FAQs

Frequently Asked Questions

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Featured FAQs

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How much exposure to gluten does it take for DGP levels to become elevated and how long before they return to normal?

There is no general rule that applies to all, but we learn from each patient. That said, typically DGP levels are more sensitive to gluten than tTG, so their levels become elevated before tTG and go down sooner than tTG once the patient is on a gluten-free diet. August, 2015

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What common nutrient deficiencies might an adult experience prior to diagnosis?

Iron, calcium, and Vitamin D are the most common deficiencies, but some present with deficiencies in B12, copper, folate, magnesium, niacin, riboflavin, and/or zinc. Nutrient deficiencies associated with celiac disease are due to intestinal damage caused by protein in wheat, rye, and barley. In most cases, nutrient deficiencies that were caused by damage from celiac disease will naturally resolve as your intestine heals. Many gluten-free dieters choose foods that aren’t fortified with vitamins and minerals like their gluten-containing counterparts. Thus, we suggest a general multivitamin to prevent against nutritional deficiencies. August, 2015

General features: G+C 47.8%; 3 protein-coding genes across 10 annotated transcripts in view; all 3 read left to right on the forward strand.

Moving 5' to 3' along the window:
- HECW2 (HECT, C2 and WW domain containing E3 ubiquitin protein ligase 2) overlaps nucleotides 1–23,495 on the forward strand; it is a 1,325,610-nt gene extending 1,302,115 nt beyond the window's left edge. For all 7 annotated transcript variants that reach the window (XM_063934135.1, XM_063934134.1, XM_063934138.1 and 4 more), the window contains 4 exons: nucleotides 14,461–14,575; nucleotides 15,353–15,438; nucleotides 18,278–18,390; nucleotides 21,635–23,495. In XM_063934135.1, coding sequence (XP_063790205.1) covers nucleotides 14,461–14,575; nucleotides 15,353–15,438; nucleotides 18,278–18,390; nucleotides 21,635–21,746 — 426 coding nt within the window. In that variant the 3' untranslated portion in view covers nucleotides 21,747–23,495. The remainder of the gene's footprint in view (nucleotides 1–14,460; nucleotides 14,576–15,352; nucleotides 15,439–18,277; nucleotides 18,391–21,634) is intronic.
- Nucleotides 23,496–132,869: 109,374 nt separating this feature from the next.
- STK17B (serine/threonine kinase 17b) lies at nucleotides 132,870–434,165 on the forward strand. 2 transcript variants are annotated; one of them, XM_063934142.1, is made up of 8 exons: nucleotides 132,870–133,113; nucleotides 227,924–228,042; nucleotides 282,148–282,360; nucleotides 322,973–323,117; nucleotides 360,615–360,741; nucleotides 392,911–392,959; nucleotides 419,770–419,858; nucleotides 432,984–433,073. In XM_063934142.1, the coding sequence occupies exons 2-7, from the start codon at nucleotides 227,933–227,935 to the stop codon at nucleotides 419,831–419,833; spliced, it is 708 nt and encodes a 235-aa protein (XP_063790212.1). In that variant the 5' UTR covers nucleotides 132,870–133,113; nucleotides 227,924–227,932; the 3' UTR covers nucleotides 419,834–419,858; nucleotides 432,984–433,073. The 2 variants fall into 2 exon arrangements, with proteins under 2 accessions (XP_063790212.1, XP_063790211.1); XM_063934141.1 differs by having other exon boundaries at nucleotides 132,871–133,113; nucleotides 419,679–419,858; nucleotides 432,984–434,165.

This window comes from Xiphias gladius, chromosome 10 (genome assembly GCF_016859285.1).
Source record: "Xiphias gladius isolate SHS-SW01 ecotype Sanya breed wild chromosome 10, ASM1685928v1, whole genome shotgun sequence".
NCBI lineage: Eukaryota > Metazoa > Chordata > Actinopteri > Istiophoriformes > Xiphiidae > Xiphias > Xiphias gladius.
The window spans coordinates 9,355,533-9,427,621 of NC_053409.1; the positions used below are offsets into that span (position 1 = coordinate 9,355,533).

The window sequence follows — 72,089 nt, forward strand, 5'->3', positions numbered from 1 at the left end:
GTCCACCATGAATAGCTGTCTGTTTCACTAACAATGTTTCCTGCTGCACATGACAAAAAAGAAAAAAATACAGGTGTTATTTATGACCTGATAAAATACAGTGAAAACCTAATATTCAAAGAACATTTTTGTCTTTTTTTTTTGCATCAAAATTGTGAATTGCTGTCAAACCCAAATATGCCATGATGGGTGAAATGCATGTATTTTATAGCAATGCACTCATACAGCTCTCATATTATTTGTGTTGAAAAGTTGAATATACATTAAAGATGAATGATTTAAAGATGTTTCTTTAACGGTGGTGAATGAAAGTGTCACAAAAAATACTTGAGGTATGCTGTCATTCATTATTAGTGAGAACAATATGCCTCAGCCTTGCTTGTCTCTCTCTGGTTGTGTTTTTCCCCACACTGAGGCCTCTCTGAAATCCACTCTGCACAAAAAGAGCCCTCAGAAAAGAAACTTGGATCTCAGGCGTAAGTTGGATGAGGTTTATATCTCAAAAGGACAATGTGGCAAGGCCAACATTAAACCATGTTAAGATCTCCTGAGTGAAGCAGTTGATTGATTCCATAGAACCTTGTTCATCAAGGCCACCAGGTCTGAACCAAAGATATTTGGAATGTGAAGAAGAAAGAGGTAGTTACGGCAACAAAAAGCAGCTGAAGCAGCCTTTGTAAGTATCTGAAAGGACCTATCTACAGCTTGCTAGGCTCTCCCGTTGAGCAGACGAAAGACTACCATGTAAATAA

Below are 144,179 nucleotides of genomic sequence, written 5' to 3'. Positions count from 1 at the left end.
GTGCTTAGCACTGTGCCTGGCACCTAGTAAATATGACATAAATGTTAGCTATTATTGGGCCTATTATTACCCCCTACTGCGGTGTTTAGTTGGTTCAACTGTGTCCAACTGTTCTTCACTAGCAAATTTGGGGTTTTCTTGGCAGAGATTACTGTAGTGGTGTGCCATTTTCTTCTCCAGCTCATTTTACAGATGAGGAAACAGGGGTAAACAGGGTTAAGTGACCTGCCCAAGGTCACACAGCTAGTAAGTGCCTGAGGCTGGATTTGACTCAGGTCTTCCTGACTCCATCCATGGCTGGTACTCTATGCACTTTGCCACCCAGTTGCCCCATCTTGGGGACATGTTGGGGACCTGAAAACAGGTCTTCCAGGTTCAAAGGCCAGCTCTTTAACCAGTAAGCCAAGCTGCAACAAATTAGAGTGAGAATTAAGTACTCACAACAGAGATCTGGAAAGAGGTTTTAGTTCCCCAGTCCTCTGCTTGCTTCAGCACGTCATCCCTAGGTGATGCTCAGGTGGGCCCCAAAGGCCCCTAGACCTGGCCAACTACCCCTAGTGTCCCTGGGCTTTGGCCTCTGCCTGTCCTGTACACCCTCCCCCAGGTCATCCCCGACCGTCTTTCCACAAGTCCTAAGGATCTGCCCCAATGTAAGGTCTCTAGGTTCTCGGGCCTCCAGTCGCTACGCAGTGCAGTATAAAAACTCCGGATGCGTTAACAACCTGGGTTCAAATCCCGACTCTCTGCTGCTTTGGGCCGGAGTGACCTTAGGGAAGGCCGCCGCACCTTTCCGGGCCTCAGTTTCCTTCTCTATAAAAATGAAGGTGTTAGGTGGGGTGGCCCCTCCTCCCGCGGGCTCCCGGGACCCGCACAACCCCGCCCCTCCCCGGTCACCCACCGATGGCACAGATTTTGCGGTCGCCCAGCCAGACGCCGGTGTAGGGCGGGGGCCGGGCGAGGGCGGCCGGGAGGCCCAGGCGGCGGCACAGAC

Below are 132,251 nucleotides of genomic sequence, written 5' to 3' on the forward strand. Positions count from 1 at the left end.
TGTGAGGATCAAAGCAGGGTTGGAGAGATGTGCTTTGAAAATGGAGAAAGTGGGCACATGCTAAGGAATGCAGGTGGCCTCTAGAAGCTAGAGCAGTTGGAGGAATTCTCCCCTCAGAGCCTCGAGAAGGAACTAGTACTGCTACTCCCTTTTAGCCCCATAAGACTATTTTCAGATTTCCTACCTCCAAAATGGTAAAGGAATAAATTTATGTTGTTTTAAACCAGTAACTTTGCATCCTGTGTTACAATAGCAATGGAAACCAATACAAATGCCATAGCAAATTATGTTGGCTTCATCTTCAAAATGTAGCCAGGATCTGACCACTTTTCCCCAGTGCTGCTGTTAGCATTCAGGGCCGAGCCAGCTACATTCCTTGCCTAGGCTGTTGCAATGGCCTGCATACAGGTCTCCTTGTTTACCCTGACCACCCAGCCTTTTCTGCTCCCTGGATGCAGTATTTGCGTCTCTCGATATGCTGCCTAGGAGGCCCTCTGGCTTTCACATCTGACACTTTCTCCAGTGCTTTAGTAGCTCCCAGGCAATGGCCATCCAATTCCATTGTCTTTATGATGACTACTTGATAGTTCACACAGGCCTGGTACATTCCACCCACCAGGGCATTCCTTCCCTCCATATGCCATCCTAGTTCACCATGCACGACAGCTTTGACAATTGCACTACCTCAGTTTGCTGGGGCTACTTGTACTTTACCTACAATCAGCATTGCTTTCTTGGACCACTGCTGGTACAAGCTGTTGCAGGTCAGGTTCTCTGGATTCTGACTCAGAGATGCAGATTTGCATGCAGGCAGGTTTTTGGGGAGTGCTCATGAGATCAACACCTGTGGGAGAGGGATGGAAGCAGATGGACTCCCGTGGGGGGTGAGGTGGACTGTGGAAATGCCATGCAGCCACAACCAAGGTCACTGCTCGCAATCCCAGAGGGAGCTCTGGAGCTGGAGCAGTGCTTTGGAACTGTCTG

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What is the prevalence for others in my family to have celiac disease since I’ve been diagnosed with it?

Celiac disease is an inherited autoimmune disease. The prevalence of celiac disease in first-degree relatives (such as children, parents, siblings) has been reported by numerous studies around the world to be significantly higher than in the general population, hence the need to screen every first-degree relative. The actual prevalence varies among the published studies, between 4 and 16%. Our own experience when testing for celiac disease in first-degree relatives is a prevalence around 5% (or 1:20). In second-degree relatives (such as aunts, uncles, and grandparents), the prevalence is around 2.6% (or 1:39). August, 2015

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